The ballots go out on Wednesday, October 16th of this week. The newspaper insert for Yes! On Home Rule will also go out with the Port Townsend Leader in the October 16th edition of the Port Townsend Leader.   Research tells us that 60% of voters will fill out their ballots within the first 2 days of receiving them. Talk to your friends, tell them to vote YES!  on Proposition 1 and vote for 5 or less Freeholder candidates in their voting district.  Visit our website to get more information

honk and wave2HONKING AND WAVING- WE NEED YOU!  Throughout the weeks leading up to the last day to turn in ballots (November 5th at 5:00 PM) supporters of Proposition 1 will be Honking and Waving with our yard signs at strategic locations throughout the county, most notably near the PT Food Coop on Sims  and Kearney. Come join us.  People have been waving back and stopping and asking questions about Home Rule, the charter process and election of Freeholders.

JOIN US IN BRINGING MORE VOICE TO THE CITIZENS OF JEFFERSON COUNTY WASHINGTON!

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Good News for I-522 and the Label GMO movement

1-522 label GMOsA NUMBER OF COMMUNITY RIGHTS COALITION MEMBERS HAVE BEEN VERY BUSY WITH THE I-522 CAMPAIGN AND CRC ENDORSED IT AT A GENERAL ASSEMBLY MEETING. Many are standing on the street corner near the Food Coop on Kearney and waving signs.  Some attended the recent rally at the Hood Canal Bridge.

WASHINGTON STATE – THE WHOLE WORLD IS WATCHING. I-522 would mandate the labeling of genetically modified organisms (GMOs).

Parts of this article are reprinted from an article written by Ocean Robbins for Huffington Post

But perhaps the biggest bombshell of all is now unfolding in  Washington state. The mail-in ballot state’s voters are already weighing in on Initiative 522, which would mandate the labeling of genetically  modified organisms (GMOs). Knowing full well that 93 percent of the  American public supports GMO labeling, and that if one state passes it, many others are likely to follow, entrenched agribusiness interests are pulling out all the stops to try to squelch yet another state labeling effort.

This time, however, things aren’t going quite as planned. On Wednesday, Washington state Attorney General Bob Feguson filed a lawsuit against the Grocery Manufacturers Association (GMA). The GMA, a lobby  for the junk food industry, has been by far the largest donor to efforts to defeat the labeling initiative.  The lawsuit alleges that the GMA  illegally collected and spent more than $7 million while shielding the  identity of its contributors.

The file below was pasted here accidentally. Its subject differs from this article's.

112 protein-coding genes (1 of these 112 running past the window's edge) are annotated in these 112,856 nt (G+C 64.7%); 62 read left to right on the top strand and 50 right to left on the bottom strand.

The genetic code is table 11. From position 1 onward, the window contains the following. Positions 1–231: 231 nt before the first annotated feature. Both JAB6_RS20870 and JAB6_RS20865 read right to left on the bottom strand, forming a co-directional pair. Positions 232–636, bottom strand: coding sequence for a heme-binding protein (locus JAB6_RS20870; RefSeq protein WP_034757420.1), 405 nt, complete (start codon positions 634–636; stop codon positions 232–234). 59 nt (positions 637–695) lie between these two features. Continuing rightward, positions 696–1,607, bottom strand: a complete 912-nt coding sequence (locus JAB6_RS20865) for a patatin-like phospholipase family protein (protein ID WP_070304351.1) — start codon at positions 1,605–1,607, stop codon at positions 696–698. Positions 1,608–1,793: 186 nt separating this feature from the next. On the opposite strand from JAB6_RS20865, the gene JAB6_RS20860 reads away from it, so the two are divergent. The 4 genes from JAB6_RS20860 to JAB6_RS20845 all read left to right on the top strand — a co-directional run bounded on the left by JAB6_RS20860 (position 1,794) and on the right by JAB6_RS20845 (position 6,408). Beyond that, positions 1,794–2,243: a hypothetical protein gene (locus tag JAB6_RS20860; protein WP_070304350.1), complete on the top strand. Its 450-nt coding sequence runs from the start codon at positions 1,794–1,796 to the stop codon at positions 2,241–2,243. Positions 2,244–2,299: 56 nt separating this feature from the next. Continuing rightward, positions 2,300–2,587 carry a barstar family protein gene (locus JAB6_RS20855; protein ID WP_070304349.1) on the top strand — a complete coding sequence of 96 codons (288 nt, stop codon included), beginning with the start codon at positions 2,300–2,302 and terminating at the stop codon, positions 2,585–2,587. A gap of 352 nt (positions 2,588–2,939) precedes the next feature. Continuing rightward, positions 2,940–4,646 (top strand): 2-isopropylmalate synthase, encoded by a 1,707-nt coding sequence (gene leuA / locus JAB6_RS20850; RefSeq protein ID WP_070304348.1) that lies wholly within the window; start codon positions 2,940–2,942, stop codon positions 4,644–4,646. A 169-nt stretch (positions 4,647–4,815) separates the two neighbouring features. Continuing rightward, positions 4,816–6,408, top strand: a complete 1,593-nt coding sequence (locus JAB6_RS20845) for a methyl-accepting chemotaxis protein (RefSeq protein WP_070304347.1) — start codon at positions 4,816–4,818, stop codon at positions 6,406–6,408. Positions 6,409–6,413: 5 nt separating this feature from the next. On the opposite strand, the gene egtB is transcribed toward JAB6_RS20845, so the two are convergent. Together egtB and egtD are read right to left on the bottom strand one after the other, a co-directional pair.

The source of the money has now been exposed, and it turns out to be Pepsico, Coca-Cola, NestleUSA, General Mills and a few other junk food companies. The lawsuit reveals that GMA leadership held a series of secret meetings to plot how to  perpetrate a money laundering scheme and illegally hide member donations from Washington state voters, in direct violation of campaign  disclosure laws.

Unlike the junk food companies that feared consumer backlash,  Monsanto hasn’t even bothered to hide the more than $4 million the  company has given to the “no” campaign. In fact, GMA, Monsanto and a  handful of other corporate donors have now broken a state record by pouring more than $17 million into their effort to stop Washington’s GMO labeling ballot initiative.

Voting is already underway in Washington, and the final ballots will be cast on November 5. The “yes” side is ahead in the most recent polls, but supporters of the right to know fear that a barrage of heavily funded and misleading ads could sour voters to the initiative.

They remember that just last year, California’s Proposition 37 was well ahead in the polls until Monsanto and its allies spent more than $46 million on their campaign in the Golden State.

All this label fighting and money laundering leads to some very  significant questions. Why are Monsanto and the junk food industry  willing to spend many tens of millions of dollars every year trying to  keep you in the dark about your food? What doesn’t big food want you to  know? And what are they afraid might happen if you did?

Monsanto tells us that their products are about the best thing to  come along since sliced bread. For years they’ve been promising that  GMOs would reduce pesticide use, increase yields, reduce water consumption, and offer foods that are more tasty and more nutritious.

But in the 20 years since GMO crops first came on the market, studies have found that they have led to higher pesticide use, and no meaningful improvement in flavor, nutrition, yield or water requirements. Instead, what they’ve created are plants that are engineered to withstand massive dosing of toxic herbicides, and plants that function as living pesticide factories. Monsanto’s Bt. corn, for example, is actually registered with the EPA as a pesticide.